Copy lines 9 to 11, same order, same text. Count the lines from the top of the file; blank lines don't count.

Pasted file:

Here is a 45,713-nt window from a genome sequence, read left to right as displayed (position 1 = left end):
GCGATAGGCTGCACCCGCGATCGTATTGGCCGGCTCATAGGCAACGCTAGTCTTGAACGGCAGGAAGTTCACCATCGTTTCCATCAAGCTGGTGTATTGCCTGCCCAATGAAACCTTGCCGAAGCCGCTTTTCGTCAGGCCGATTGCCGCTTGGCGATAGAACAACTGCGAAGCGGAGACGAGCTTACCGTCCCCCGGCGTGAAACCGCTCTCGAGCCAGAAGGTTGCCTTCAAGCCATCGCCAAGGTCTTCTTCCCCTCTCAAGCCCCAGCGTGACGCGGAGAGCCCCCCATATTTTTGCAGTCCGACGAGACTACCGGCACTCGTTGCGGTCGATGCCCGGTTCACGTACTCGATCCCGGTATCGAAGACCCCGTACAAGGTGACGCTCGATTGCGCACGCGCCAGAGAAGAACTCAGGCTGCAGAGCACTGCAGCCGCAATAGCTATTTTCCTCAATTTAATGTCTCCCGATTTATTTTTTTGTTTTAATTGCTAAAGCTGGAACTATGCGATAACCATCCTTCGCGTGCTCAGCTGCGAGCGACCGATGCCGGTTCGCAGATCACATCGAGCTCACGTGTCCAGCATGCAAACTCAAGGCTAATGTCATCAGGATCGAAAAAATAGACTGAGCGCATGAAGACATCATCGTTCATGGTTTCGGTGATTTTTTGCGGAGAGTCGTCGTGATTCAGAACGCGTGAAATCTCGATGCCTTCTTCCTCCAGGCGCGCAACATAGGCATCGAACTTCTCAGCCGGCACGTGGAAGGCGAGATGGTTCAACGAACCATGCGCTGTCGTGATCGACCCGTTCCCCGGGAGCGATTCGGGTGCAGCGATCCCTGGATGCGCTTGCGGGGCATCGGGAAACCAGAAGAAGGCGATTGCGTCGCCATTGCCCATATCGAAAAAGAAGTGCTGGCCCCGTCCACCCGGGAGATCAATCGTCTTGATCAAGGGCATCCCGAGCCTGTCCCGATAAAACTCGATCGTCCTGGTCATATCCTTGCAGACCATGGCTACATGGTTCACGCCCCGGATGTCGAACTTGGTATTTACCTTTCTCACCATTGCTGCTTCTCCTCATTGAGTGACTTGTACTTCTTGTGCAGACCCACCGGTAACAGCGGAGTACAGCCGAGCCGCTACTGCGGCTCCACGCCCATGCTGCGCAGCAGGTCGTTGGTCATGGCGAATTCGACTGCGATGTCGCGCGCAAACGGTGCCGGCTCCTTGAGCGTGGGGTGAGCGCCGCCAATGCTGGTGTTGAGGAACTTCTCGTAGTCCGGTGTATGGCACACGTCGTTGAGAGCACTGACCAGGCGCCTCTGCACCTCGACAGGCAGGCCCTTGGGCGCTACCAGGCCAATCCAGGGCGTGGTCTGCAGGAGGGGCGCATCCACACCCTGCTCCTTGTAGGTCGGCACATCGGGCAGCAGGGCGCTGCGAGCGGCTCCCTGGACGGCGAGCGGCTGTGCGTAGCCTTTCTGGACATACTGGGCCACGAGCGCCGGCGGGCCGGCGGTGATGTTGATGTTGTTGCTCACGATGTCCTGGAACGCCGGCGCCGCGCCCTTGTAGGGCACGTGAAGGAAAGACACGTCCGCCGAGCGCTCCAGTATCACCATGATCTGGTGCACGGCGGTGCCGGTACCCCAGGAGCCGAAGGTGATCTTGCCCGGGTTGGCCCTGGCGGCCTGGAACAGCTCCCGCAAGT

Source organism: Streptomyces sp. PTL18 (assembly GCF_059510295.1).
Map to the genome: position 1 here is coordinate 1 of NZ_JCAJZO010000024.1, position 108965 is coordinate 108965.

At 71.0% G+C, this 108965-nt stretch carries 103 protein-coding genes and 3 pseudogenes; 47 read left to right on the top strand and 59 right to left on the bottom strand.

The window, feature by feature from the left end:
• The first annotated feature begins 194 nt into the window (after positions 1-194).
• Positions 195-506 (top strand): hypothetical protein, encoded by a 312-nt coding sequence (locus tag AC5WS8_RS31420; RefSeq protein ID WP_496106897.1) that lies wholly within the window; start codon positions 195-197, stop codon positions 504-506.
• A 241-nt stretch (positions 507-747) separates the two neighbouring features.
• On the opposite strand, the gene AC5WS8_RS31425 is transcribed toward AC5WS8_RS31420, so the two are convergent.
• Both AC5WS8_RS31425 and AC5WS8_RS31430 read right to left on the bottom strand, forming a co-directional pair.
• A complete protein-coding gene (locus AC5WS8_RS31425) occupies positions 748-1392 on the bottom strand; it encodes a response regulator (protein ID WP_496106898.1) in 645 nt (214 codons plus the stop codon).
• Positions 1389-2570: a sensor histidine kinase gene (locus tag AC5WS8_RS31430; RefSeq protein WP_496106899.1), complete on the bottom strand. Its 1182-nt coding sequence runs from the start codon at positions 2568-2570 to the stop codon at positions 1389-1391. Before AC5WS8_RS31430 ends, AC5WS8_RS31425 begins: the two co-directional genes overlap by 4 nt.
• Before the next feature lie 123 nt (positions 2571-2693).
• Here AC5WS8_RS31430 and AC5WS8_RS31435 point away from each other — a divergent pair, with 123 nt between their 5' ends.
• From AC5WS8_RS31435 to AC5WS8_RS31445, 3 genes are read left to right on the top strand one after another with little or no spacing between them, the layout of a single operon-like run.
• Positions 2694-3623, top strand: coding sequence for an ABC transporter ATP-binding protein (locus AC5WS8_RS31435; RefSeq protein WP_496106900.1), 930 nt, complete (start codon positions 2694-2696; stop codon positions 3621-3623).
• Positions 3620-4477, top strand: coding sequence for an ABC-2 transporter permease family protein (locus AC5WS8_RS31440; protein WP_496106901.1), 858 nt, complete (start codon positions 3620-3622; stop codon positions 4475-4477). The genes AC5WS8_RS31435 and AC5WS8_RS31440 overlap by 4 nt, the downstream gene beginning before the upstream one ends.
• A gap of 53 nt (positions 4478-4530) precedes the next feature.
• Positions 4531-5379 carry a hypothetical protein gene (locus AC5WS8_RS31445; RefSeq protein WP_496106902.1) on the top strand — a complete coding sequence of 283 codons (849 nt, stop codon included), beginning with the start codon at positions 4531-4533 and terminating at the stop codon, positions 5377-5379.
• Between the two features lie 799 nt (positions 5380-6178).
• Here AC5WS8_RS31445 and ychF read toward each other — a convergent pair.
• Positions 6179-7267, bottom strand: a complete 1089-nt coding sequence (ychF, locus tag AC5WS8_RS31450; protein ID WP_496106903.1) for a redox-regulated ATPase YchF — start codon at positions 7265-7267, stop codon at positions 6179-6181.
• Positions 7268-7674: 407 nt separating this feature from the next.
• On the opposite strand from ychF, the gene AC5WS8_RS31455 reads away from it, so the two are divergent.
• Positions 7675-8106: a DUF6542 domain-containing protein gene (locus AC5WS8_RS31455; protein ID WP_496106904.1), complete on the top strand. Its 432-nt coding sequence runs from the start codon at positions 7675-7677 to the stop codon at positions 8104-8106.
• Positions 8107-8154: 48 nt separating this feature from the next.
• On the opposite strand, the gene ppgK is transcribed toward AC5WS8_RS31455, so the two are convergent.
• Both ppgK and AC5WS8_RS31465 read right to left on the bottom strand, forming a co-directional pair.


• A 241-nt stretch (positions 507-747) separates the two neighbouring features.
• On the opposite strand, the gene AC5WS8_RS31425 is transcribed toward AC5WS8_RS31420, so the two are convergent.
• Both AC5WS8_RS31425 and AC5WS8_RS31430 read right to left on the bottom strand, forming a co-directional pair.